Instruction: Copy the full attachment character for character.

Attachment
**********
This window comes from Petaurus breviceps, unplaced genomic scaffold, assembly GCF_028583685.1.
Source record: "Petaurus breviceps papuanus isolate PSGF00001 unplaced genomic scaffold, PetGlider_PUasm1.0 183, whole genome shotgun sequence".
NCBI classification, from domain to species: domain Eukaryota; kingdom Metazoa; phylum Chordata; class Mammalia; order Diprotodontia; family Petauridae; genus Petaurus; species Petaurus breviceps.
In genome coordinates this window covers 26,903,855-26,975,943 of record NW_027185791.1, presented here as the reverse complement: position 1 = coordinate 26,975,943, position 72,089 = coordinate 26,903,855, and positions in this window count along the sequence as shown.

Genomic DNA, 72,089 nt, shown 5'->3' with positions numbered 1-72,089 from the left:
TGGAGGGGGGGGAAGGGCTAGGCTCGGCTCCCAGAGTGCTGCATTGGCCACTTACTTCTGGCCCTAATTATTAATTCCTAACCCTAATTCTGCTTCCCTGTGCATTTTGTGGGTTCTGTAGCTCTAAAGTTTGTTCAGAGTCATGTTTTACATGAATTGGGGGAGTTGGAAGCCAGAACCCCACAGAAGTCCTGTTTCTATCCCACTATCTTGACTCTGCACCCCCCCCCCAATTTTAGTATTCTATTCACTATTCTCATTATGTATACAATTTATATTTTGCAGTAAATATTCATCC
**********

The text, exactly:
This window comes from Petaurus breviceps, unplaced genomic scaffold, assembly GCF_028583685.1.
Source record: "Petaurus breviceps papuanus isolate PSGF00001 unplaced genomic scaffold, PetGlider_PUasm1.0 183, whole genome shotgun sequence".
NCBI classification, from domain to species: domain Eukaryota; kingdom Metazoa; phylum Chordata; class Mammalia; order Diprotodontia; family Petauridae; genus Petaurus; species Petaurus breviceps.
In genome coordinates this window covers 26,903,855-26,975,943 of record NW_027185791.1, presented here as the reverse complement: position 1 = coordinate 26,975,943, position 72,089 = coordinate 26,903,855, and positions in this window count along the sequence as shown.

Genomic DNA, 72,089 nt, shown 5'->3' with positions numbered 1-72,089 from the left:
TGGAGGGGGGGGAAGGGCTAGGCTCGGCTCCCAGAGTGCTGCATTGGCCACTTACTTCTGGCCCTAATTATTAATTCCTAACCCTAATTCTGCTTCCCTGTGCATTTTGTGGGTTCTGTAGCTCTAAAGTTTGTTCAGAGTCATGTTTTACATGAATTGGGGGAGTTGGAAGCCAGAACCCCACAGAAGTCCTGTTTCTATCCCACTATCTTGACTCTGCACCCCCCCCCCAATTTTAGTATTCTATTCACTATTCTCATTATGTATACAATTTATATTTTGCAGTAAATATTCATCC